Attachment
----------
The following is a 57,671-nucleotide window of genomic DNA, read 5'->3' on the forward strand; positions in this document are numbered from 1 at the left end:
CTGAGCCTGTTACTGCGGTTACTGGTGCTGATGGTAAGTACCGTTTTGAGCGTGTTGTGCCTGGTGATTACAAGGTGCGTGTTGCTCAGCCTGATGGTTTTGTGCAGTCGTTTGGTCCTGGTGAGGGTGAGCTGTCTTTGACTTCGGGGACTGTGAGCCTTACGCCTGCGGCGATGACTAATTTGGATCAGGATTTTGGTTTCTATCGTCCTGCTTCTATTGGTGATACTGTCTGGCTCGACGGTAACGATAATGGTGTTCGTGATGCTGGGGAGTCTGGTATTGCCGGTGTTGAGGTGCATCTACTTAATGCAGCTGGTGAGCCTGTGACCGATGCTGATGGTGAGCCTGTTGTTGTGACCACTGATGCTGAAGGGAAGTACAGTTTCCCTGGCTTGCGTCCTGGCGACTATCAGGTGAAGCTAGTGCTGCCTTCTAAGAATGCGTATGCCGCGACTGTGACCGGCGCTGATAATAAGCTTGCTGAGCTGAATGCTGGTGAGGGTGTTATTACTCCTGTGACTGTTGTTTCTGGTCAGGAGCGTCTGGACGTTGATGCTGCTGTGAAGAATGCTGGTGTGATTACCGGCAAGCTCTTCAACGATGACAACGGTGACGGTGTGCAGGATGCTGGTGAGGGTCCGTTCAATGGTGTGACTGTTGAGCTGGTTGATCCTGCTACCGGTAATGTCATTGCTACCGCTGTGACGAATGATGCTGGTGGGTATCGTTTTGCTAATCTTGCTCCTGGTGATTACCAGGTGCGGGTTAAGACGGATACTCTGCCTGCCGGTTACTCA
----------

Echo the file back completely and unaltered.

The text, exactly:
The following is a 57,671-nucleotide window of genomic DNA, read 5'->3' on the forward strand; positions in this document are numbered from 1 at the left end:
CTGAGCCTGTTACTGCGGTTACTGGTGCTGATGGTAAGTACCGTTTTGAGCGTGTTGTGCCTGGTGATTACAAGGTGCGTGTTGCTCAGCCTGATGGTTTTGTGCAGTCGTTTGGTCCTGGTGAGGGTGAGCTGTCTTTGACTTCGGGGACTGTGAGCCTTACGCCTGCGGCGATGACTAATTTGGATCAGGATTTTGGTTTCTATCGTCCTGCTTCTATTGGTGATACTGTCTGGCTCGACGGTAACGATAATGGTGTTCGTGATGCTGGGGAGTCTGGTATTGCCGGTGTTGAGGTGCATCTACTTAATGCAGCTGGTGAGCCTGTGACCGATGCTGATGGTGAGCCTGTTGTTGTGACCACTGATGCTGAAGGGAAGTACAGTTTCCCTGGCTTGCGTCCTGGCGACTATCAGGTGAAGCTAGTGCTGCCTTCTAAGAATGCGTATGCCGCGACTGTGACCGGCGCTGATAATAAGCTTGCTGAGCTGAATGCTGGTGAGGGTGTTATTACTCCTGTGACTGTTGTTTCTGGTCAGGAGCGTCTGGACGTTGATGCTGCTGTGAAGAATGCTGGTGTGATTACCGGCAAGCTCTTCAACGATGACAACGGTGACGGTGTGCAGGATGCTGGTGAGGGTCCGTTCAATGGTGTGACTGTTGAGCTGGTTGATCCTGCTACCGGTAATGTCATTGCTACCGCTGTGACGAATGATGCTGGTGGGTATCGTTTTGCTAATCTTGCTCCTGGTGATTACCAGGTGCGGGTTAAGACGGATACTCTGCCTGCCGGTTACTCA